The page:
“I can usually do a bio for a major character in a day or two, but the concepting, modeling, animating and further design on a character can be a lot longer – including selecting the voice actor and choosing the right tone for the character. Character design can be sparked or altered by a voice actor – in the past, if we heard an audition we liked a lot, we’d rewrite the character and modify the design b/c we think it would make the character better (ex: James Urbaniak as Dr. O in Old World Blues in Fallout: New Vegas).”
Characters designed to work against type or were modeled on wildly original concepts might require even more effort, or further refinement passes, like Avellone’s The Nameless One from Planescape: Torment, the player character, who “was designed to look like someone who had died a thousand times, could regenerate, and had no name because it made it difficult for enemies to scry for him. The regeneration factor also meant he could find his old body parts in the game, so that specific factor had additional gameplay consequences.”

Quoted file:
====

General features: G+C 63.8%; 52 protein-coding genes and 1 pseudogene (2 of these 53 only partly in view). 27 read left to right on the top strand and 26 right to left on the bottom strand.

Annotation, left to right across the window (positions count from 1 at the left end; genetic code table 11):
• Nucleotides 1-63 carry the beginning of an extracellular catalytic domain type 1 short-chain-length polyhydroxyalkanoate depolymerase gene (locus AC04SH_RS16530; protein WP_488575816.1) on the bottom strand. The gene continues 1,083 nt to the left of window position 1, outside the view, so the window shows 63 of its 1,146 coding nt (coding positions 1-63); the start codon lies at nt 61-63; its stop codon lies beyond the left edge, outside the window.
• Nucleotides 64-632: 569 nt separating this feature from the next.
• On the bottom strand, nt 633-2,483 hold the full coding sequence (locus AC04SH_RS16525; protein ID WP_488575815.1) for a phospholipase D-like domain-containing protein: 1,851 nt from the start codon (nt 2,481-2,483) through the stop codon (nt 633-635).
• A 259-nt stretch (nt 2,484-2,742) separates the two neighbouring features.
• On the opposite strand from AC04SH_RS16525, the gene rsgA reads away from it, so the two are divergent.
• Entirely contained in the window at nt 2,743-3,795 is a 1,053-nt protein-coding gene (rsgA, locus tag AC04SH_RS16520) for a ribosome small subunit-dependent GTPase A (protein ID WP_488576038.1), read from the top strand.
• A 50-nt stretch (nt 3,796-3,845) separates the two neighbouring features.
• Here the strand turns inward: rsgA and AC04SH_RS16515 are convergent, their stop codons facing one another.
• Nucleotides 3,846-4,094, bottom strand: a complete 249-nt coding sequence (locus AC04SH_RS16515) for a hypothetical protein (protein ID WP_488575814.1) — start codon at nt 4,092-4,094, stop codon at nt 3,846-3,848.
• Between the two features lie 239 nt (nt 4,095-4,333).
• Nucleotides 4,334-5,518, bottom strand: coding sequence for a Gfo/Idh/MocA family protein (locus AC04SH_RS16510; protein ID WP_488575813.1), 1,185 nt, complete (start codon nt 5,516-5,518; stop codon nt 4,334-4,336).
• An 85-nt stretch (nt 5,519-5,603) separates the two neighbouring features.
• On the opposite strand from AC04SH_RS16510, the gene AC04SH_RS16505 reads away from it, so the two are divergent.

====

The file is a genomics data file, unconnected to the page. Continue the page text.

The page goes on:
These characters can grow to be nearly as bespoke, nearly as human, as real people, and each one requires different levels of engagement and care and craftsmanship; Avellone mentions a handful and the challenges of breathing life into them, and admits that “there are countless more examples, all different. It’s a complicated process.”